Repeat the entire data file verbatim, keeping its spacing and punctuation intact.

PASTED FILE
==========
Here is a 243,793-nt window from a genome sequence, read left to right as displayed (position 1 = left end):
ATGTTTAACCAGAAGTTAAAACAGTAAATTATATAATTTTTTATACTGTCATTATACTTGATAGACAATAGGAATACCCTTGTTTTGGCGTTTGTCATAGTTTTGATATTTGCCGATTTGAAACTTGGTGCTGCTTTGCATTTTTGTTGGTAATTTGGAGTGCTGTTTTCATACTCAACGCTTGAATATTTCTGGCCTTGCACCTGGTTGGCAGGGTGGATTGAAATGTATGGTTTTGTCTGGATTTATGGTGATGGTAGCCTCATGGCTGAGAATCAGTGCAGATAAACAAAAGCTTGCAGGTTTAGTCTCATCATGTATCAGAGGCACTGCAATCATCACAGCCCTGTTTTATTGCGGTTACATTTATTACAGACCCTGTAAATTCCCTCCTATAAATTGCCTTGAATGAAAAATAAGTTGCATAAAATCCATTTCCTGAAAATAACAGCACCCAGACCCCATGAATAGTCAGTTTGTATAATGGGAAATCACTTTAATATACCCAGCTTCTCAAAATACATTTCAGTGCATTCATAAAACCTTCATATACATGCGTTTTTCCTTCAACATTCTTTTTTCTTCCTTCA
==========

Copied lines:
Here is a 243,793-nt window from a genome sequence, read left to right as displayed (position 1 = left end):
ATGTTTAACCAGAAGTTAAAACAGTAAATTATATAATTTTTTATACTGTCATTATACTTGATAGACAATAGGAATACCCTTGTTTTGGCGTTTGTCATAGTTTTGATATTTGCCGATTTGAAACTTGGTGCTGCTTTGCATTTTTGTTGGTAATTTGGAGTGCTGTTTTCATACTCAACGCTTGAATATTTCTGGCCTTGCACCTGGTTGGCAGGGTGGATTGAAATGTATGGTTTTGTCTGGATTTATGGTGATGGTAGCCTCATGGCTGAGAATCAGTGCAGATAAACAAAAGCTTGCAGGTTTAGTCTCATCATGTATCAGAGGCACTGCAATCATCACAGCCCTGTTTTATTGCGGTTACATTTATTACAGACCCTGTAAATTCCCTCCTATAAATTGCCTTGAATGAAAAATAAGTTGCATAAAATCCATTTCCTGAAAATAACAGCACCCAGACCCCATGAATAGTCAGTTTGTATAATGGGAAATCACTTTAATATACCCAGCTTCTCAAAATACATTTCAGTGCATTCATAAAACCTTCATATACATGCGTTTTTCCTTCAACATTCTTTTTTCTTCCTTCA